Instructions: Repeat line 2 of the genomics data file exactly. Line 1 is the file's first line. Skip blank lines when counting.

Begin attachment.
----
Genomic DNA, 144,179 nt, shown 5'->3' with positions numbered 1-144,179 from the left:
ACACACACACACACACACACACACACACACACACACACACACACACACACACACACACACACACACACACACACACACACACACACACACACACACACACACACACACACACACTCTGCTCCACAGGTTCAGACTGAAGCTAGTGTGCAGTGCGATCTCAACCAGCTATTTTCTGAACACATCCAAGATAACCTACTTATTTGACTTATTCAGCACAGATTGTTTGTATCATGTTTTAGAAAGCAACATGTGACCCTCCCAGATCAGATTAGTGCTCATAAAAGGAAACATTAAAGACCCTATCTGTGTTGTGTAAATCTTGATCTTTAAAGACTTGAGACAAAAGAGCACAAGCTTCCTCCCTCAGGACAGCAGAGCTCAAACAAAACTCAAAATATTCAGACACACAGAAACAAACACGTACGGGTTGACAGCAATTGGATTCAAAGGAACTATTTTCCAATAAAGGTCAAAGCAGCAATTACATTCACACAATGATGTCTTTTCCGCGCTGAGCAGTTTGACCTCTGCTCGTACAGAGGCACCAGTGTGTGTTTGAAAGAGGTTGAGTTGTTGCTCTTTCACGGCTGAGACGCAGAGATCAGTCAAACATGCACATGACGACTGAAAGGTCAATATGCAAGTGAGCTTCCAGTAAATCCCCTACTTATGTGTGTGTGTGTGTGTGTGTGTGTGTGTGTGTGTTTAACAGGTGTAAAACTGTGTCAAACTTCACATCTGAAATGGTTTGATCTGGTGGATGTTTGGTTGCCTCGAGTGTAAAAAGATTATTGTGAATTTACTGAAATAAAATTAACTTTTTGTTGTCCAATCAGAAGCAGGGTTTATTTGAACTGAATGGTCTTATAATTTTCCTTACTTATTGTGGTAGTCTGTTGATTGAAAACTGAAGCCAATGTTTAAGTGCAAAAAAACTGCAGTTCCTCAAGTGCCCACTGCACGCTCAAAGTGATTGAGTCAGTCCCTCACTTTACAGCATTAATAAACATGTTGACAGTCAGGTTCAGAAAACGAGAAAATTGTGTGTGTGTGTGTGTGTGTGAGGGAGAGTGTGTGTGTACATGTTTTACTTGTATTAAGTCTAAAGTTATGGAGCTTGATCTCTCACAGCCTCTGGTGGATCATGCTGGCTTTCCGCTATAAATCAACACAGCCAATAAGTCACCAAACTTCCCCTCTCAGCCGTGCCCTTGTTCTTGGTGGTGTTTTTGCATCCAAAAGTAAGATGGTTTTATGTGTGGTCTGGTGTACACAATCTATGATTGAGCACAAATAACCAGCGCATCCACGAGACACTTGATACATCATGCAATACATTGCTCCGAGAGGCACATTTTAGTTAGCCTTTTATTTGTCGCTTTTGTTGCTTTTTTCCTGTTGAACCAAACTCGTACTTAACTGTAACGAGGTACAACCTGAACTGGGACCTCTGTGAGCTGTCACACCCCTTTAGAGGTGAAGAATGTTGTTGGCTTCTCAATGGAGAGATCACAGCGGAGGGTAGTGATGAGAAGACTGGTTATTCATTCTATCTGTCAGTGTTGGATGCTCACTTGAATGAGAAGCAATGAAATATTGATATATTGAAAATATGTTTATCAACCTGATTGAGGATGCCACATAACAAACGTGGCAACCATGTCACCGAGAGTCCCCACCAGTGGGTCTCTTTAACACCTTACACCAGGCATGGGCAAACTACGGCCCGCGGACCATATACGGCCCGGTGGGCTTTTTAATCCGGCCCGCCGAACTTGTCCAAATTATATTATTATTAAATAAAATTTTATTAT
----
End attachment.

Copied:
ACACACACACACACACACACACACACACACACACACACACACACACACACACACACACACACACACACACACACACACACACACACACACACACACACACACACACACACACACTCTGCTCCACAGGTTCAGACTGAAGCTAGTGTGCAGTGCGATCTCAACCAGCTATTTTCTGAACACATCCAAGATAACCTACTTATTTGACTTATTCAGCACAGATTGTTTGTATCATGTTTTAGAAAGCAACATGTGACCCTCCCAGATCAGATTAGTGCTCATAAAAGGAAACATTAAAGACCCTATCTGTGTTGTGTAAATCTTGATCTTTAAAGACTTGAGACAAAAGAGCACAAGCTTCCTCCCTCAGGACAGCAGAGCTCAAACAAAACTCAAAATATTCAGACACACAGAAACAAACACGTACGGGTTGACAGCAATTGGATTCAAAGGAACTATTTTCCAATAAAGGTCAAAGCAGCAATTACATTCACACAATGATGTCTTTTCCGCGCTGAGCAGTTTGACCTCTGCTCGTACAGAGGCACCAGTGTGTGTTTGAAAGAGGTTGAGTTGTTGCTCTTTCACGGCTGAGACGCAGAGATCAGTCAAACATGCACATGACGACTGAAAGGTCAATATGCAAGTGAGCTTCCAGTAAATCCCCTACTTATGTGTGTGTGTGTGTGTGTGTGTGTGTGTGTGTGTTTAACAGGTGTAAAACTGTGTCAAACTTCACATCTGAAATGGTTTGATCTGGTGGATGTTTGGTTGCCTCGAGTGTAAAAAGATTATTGTGAATTTACTGAAATAAAATTAACTTTTTGTTGTCCAATCAGAAGCAGGGTTTATTTGAACTGAATGGTCTTATAATTTTCCTTACTTATTGTGGTAGTCTGTTGATTGAAAACTGAAGCCAATGTTTAAGTGCAAAAAAACTGCAGTTCCTCAAGTGCCCACTGCACGCTCAAAGTGATTGAGTCAGTCCCTCACTTTACAGCATTAATAAACATGTTGACAGTCAGGTTCAGAAAACGAGAAAATTGTGTGTGTGTGTGTGTGTGTGAGGGAGAGTGTGTGTGTACATGTTTTACTTGTATTAAGTCTAAAGTTATGGAGCTTGATCTCTCACAGCCTCTGGTGGATCATGCTGGCTTTCCGCTATAAATCAACACAGCCAATAAGTCACCAAACTTCCCCTCTCAGCCGTGCCCTTGTTCTTGGTGGTGTTTTTGCATCCAAAAGTAAGATGGTTTTATGTGTGGTCTGGTGTACACAATCTATGATTGAGCACAAATAACCAGCGCATCCACGAGACACTTGATACATCATGCAATACATTGCTCCGAGAGGCACATTTTAGTTAGCCTTTTATTTGTCGCTTTTGTTGCTTTTTTCCTGTTGAACCAAACTCGTACTTAACTGTAACGAGGTACAACCTGAACTGGGACCTCTGTGAGCTGTCACACCCCTTTAGAGGTGAAGAATGTTGTTGGCTTCTCAATGGAGAGATCACAGCGGAGGGTAGTGATGAGAAGACTGGTTATTCATTCTATCTGTCAGTGTTGGATGCTCACTTGAATGAGAAGCAATGAAATATTGATATATTGAAAATATGTTTATCAACCTGATTGAGGATGCCACATAACAAACGTGGCAACCATGTCACCGAGAGTCCCCACCAGTGGGTCTCTTTAACACCTTACACCAGGCATGGGCAAACTACGGCCCGCGGACCATATACGGCCCGGTGGGCTTTTTAATCCGGCCCGCCGAACTTGTCCAAATTATATTATTATTAAATAAAATTTTATTAT